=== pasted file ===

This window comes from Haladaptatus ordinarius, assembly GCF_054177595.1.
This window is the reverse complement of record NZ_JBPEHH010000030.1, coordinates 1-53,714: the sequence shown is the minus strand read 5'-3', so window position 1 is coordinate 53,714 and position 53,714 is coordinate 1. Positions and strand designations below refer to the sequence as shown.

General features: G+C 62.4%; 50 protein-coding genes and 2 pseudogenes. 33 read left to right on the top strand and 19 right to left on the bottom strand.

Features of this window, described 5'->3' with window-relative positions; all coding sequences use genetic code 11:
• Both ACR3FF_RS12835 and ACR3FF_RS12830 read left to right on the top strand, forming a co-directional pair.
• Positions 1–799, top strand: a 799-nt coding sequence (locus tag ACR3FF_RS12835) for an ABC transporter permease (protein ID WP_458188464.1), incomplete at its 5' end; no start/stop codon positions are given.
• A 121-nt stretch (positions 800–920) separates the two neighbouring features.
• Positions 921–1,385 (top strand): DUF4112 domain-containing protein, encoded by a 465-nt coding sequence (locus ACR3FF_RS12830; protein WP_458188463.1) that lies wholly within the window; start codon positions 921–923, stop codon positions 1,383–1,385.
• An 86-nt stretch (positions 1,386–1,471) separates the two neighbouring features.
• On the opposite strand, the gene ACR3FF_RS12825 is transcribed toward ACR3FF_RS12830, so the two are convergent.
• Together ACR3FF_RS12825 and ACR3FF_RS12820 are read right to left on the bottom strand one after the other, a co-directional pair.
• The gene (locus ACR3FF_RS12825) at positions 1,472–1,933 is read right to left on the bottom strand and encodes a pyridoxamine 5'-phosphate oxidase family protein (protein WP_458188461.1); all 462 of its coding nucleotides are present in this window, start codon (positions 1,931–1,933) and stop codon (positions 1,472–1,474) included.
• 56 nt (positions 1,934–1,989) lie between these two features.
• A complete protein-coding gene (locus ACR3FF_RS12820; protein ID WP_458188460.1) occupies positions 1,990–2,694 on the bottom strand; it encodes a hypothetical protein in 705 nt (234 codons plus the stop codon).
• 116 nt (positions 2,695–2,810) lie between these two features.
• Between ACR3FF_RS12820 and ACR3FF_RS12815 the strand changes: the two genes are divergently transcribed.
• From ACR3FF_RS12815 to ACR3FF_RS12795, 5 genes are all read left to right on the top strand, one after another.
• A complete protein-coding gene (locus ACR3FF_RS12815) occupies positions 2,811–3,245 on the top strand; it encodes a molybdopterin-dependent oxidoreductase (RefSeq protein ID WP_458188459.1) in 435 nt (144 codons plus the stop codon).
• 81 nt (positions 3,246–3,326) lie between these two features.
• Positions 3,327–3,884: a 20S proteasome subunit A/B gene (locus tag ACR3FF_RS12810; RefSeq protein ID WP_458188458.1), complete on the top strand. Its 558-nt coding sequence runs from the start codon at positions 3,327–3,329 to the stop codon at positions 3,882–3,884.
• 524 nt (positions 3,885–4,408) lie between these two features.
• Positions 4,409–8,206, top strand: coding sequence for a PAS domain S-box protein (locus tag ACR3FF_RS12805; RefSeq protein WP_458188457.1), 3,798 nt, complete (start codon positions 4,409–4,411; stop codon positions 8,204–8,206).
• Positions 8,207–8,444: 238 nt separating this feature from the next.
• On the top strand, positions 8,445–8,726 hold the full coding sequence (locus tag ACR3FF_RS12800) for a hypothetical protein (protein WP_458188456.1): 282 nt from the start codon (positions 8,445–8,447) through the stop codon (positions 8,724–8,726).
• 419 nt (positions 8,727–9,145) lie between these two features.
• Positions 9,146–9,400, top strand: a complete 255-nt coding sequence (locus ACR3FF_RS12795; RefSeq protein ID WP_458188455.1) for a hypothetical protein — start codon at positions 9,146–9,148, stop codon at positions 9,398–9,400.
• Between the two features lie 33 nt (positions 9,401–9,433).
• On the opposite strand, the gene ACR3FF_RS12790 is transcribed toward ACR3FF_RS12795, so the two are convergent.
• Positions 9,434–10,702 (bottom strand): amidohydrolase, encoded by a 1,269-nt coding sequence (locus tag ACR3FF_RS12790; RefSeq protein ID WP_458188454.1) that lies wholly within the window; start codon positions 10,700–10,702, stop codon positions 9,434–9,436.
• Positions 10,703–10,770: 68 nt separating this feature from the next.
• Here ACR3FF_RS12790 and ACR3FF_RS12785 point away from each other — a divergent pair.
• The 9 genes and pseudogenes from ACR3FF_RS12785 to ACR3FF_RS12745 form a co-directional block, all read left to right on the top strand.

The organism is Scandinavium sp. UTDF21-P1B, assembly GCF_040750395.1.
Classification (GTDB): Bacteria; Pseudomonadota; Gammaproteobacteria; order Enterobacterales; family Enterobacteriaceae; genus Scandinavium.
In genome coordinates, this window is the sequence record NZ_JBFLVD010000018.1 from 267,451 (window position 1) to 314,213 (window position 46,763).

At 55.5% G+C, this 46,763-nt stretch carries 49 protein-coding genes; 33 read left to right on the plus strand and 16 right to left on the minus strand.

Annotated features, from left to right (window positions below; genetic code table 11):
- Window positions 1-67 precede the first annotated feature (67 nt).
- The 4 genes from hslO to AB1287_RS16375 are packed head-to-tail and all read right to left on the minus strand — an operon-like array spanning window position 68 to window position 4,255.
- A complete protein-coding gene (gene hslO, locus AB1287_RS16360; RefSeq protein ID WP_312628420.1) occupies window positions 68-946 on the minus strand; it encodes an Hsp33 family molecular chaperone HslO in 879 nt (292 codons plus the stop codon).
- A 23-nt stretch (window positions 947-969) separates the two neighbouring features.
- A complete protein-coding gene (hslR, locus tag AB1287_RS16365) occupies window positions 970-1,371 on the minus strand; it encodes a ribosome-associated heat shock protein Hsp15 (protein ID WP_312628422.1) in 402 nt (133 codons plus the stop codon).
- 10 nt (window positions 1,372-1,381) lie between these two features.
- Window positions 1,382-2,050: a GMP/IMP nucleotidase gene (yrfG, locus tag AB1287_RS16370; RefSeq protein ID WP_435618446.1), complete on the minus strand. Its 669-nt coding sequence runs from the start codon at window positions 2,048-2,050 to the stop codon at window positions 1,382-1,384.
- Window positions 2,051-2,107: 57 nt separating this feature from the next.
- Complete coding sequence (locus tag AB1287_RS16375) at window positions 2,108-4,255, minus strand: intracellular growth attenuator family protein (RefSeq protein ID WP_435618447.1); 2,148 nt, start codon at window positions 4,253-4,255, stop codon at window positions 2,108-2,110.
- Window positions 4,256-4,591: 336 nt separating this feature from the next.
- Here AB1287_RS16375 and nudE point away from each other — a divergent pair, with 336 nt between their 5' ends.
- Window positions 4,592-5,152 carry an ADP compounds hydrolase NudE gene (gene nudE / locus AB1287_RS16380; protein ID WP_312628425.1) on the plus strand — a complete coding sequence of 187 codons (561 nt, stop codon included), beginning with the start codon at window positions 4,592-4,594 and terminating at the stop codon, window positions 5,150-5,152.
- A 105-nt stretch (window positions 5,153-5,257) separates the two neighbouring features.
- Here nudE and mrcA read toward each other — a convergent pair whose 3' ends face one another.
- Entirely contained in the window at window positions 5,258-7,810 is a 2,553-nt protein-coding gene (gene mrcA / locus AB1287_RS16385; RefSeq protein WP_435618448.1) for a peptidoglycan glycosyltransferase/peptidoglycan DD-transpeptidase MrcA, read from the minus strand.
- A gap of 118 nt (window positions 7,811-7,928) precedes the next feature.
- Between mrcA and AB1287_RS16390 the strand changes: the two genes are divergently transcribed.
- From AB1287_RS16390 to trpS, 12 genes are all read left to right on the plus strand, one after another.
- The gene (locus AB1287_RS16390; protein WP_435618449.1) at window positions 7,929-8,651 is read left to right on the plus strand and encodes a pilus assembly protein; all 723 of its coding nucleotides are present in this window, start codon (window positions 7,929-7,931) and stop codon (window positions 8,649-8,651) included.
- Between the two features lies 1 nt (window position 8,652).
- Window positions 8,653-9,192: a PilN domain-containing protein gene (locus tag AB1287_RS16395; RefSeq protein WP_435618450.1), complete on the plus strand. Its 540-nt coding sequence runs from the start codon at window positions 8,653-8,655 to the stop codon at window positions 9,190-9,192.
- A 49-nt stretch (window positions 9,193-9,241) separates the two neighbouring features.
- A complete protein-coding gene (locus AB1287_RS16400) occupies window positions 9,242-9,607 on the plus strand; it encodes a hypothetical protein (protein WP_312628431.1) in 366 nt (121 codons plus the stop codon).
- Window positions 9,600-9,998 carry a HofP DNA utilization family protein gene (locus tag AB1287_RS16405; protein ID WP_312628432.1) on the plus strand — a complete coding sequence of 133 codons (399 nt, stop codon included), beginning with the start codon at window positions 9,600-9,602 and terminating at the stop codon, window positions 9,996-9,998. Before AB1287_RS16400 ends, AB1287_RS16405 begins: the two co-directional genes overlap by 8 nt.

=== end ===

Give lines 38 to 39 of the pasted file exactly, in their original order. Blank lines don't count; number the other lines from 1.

- Window positions 1-67 precede the first annotated feature (67 nt).
- The 4 genes from hslO to AB1287_RS16375 are packed head-to-tail and all read right to left on the minus strand — an operon-like array spanning window position 68 to window position 4,255.